Sky Sports pundit Paul Merson has labelled Manchester United’s fall from grace as ‘mind-blowing’ – and says that the size of the job of rebuilding the team will not be attracting potential managerial candidates to Old Trafford.
United – 12th place in the Premier League – have spent almost £1bn in striving to reclaim the title following the departure of Sir Alex Ferguson in 2013, but seven years on and four managers later, United have continued to head in the wrong direction.
Merson has claimed that a successful rebuild of the squad could set the club back another £700m, making the role of United manager rather undesirable.
In his Sky Sports column, he said: “This is a lifetime job. You manage England, you manage Manchester United, they’re the two. I wouldn’t see a queue round the block because they’re a million miles off. If you come in, you think ‘where am I taking this team?’. This is a six, seven-hundred-million-pound job.
“A manager like [Massimiliano] Allegri would come in next summer, if you want to give them a chance, you’d have to say £700m. I’d want seven players, and in this day and age, you aren’t buying any top-drawer players for anything under £70m.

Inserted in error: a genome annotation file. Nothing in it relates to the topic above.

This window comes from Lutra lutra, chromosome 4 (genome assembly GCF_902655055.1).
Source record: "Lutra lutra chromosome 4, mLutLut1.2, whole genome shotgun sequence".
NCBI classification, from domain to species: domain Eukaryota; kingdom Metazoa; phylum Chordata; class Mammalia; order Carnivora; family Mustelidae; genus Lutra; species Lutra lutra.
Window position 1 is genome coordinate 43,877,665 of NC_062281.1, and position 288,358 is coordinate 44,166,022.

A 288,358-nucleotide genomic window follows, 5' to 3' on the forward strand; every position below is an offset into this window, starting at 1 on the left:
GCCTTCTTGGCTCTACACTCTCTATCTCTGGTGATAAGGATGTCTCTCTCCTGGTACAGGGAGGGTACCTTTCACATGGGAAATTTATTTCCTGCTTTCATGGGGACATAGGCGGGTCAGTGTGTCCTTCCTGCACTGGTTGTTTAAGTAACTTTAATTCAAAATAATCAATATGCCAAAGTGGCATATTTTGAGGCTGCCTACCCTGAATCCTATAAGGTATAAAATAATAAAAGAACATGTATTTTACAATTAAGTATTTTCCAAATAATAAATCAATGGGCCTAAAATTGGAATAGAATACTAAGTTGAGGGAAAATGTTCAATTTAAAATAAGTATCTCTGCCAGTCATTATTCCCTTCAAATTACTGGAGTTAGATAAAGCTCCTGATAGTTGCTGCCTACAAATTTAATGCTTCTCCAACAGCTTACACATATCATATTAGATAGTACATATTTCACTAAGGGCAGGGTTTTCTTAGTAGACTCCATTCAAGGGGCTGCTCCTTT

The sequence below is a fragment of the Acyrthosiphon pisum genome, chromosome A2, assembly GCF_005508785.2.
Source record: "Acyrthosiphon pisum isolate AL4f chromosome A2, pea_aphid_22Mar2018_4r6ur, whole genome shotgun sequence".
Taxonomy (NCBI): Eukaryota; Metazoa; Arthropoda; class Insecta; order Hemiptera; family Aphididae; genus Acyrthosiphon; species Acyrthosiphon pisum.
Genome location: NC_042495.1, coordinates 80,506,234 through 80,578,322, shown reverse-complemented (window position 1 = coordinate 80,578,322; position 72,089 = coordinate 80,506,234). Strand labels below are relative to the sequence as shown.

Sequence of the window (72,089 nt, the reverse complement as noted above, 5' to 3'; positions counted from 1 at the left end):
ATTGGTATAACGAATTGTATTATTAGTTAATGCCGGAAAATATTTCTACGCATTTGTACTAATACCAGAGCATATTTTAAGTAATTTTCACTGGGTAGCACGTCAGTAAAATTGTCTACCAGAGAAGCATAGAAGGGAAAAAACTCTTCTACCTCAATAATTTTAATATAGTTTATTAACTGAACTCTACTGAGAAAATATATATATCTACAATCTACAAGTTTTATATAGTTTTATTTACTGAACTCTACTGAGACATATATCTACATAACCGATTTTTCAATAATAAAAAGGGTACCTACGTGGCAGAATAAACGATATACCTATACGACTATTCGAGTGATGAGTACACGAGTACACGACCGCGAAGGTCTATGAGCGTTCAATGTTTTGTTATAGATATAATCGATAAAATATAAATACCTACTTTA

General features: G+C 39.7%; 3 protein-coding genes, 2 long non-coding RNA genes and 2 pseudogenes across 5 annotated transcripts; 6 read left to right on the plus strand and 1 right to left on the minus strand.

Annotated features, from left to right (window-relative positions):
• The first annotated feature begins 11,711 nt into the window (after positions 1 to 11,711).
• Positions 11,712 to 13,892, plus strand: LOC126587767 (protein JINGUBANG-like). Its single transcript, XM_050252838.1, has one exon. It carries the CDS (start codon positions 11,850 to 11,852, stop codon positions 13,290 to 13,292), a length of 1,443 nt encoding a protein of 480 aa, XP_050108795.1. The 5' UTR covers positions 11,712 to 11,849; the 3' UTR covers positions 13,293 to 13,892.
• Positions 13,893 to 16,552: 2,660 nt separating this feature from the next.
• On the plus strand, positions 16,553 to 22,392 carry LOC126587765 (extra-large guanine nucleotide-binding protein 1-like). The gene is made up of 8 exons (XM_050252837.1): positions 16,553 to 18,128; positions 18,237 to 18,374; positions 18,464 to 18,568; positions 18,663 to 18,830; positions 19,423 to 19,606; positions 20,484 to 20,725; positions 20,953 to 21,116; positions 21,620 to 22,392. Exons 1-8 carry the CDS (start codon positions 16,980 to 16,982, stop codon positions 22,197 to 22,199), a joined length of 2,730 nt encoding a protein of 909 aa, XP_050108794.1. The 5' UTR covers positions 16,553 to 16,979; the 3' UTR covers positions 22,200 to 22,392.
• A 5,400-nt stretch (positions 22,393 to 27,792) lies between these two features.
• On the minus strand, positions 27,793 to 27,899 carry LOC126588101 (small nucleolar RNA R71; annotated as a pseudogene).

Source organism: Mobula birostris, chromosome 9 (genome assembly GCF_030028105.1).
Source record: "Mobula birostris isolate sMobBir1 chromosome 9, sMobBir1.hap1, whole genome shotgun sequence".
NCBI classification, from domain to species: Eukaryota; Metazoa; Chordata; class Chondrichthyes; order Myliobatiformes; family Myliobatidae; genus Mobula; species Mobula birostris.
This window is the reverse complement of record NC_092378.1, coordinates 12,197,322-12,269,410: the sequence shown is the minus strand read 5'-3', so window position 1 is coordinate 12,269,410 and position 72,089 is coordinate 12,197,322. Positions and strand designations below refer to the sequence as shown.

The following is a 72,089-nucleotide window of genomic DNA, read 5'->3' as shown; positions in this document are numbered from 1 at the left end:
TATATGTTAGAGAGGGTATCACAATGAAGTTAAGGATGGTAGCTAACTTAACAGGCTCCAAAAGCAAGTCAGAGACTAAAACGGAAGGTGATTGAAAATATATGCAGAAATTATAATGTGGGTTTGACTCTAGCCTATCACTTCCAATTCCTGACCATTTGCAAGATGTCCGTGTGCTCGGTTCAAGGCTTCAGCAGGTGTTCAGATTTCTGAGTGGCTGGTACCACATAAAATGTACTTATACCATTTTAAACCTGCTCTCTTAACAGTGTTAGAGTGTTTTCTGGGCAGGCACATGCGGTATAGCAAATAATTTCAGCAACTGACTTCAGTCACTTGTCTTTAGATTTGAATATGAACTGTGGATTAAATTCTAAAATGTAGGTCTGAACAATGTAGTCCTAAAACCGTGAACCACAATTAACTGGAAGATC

“Liverpool have rebuilt, built a special team and United have gone the other way. I just don’t know what’s happened, I really don’t. It’s mind-blowing, it’s scary.”
Merson – or rather, Liverpool – has demonstrated that successful rebuilds can be achieved, but suggests the idea of investing years of hard work without reward would be off-putting for potential successors to Ole Gunnar Solskjaer.
But surely, if anything, wouldn’t that be a slight against any candidates who are not up to the job, rather than a reflection of the state of Manchester United?
It is arguable that given no United manager has been granted the opportunity of as much as three seasons in the role since Ferguson’s retirement, United have been unable to find the right man to manage their current situation.
Although, while the club have been happy to provide the managers with the funds for a rebuild, their resistance to allowing them to fully carry out what will inevitably be a long-term project is potentially the root cause of United’s issues – and until that changes, the job of returning the club to its former glories may only get harder.
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